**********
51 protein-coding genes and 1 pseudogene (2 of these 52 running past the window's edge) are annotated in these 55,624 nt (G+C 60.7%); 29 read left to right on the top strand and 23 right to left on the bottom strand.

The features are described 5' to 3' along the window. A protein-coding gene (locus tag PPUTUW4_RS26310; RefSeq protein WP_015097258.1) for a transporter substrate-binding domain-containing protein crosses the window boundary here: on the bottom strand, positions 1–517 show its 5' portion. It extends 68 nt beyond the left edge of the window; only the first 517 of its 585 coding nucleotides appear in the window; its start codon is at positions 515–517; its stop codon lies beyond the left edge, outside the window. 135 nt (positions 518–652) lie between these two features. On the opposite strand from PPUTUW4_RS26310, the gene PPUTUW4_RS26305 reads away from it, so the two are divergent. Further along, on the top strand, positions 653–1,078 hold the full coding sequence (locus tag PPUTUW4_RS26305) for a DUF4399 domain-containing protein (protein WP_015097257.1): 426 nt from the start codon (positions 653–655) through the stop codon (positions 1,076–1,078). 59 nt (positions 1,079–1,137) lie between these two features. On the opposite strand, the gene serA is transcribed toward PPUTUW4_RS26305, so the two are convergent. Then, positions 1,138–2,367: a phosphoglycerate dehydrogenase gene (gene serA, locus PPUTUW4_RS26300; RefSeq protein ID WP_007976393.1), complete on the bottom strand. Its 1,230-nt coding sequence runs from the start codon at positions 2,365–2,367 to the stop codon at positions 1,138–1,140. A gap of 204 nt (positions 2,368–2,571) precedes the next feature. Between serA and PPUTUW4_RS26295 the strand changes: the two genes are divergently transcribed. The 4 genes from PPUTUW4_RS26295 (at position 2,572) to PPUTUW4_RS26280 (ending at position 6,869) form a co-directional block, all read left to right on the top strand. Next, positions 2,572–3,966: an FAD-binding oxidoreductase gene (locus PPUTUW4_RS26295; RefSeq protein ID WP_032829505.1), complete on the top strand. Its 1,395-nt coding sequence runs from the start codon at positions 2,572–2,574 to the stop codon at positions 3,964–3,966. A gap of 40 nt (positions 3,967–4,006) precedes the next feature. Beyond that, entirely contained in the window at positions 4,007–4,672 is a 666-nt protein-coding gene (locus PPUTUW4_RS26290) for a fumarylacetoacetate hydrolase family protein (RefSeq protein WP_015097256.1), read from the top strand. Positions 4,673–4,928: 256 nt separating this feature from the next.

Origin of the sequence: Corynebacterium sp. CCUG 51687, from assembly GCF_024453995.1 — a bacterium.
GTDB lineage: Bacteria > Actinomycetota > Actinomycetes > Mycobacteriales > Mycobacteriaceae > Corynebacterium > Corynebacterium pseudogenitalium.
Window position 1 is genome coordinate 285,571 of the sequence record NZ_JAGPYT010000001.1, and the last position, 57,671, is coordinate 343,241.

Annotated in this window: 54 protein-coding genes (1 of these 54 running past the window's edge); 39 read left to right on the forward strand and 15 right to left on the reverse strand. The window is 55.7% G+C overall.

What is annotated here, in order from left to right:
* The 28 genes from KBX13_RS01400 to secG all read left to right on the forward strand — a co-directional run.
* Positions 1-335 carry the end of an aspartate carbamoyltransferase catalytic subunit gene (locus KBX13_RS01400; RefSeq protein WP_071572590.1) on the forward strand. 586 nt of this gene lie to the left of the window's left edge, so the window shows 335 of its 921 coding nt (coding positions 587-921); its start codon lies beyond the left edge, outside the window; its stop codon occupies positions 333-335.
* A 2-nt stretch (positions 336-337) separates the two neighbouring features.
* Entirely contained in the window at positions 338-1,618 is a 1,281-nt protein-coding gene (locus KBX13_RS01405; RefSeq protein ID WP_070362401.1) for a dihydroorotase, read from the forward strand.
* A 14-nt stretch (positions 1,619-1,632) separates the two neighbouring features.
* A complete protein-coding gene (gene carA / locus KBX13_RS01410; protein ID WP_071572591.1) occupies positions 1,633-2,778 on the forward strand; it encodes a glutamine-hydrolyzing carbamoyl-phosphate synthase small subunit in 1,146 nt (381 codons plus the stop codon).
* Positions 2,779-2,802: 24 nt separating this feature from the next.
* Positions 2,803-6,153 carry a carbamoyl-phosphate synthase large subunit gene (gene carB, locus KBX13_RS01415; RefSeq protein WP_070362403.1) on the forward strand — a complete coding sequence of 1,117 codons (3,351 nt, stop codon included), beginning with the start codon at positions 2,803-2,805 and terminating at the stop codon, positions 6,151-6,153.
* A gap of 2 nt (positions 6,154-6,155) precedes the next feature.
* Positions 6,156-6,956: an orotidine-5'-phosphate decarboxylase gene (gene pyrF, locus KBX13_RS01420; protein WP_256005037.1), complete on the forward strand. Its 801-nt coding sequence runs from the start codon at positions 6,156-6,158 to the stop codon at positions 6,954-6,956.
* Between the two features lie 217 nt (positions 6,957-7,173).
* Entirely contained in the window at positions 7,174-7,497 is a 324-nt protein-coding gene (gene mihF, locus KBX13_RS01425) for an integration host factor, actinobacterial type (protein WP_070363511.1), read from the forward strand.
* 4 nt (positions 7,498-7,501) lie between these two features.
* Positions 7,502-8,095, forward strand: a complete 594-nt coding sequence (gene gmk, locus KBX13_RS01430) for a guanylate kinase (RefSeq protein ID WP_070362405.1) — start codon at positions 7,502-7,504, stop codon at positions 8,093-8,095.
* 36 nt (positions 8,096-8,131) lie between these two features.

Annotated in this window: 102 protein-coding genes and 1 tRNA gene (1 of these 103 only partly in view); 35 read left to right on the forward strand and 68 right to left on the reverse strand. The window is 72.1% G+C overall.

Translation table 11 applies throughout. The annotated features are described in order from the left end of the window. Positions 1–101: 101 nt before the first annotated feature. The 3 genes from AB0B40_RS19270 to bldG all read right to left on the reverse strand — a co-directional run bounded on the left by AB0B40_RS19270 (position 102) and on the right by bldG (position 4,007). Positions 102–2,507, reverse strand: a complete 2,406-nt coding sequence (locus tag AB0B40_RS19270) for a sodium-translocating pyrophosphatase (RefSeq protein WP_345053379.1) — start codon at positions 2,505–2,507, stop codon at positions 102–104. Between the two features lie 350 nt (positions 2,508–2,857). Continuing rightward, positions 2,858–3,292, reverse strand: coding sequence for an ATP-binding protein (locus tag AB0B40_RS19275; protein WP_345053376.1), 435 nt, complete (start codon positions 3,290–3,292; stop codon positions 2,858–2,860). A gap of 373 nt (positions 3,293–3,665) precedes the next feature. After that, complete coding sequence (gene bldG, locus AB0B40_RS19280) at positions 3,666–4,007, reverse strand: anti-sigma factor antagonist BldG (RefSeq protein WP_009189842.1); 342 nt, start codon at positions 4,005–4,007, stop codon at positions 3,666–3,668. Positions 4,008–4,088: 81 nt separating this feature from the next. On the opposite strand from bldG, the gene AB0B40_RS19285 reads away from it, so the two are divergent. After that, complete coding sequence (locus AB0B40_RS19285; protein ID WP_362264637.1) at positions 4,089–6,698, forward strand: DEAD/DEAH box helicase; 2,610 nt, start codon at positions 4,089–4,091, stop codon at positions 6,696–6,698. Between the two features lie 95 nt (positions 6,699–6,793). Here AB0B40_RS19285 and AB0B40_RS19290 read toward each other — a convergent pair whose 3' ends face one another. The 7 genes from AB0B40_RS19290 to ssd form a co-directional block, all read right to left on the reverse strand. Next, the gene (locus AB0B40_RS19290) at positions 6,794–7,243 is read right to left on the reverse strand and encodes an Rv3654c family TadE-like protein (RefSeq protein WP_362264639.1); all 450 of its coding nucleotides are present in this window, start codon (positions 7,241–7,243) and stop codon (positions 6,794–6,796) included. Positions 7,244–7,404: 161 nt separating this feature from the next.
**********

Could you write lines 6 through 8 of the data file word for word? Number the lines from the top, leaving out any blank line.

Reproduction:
Annotated in this window: 54 protein-coding genes (1 of these 54 running past the window's edge); 39 read left to right on the forward strand and 15 right to left on the reverse strand. The window is 55.7% G+C overall.

What is annotated here, in order from left to right:
* The 28 genes from KBX13_RS01400 to secG all read left to right on the forward strand — a co-directional run.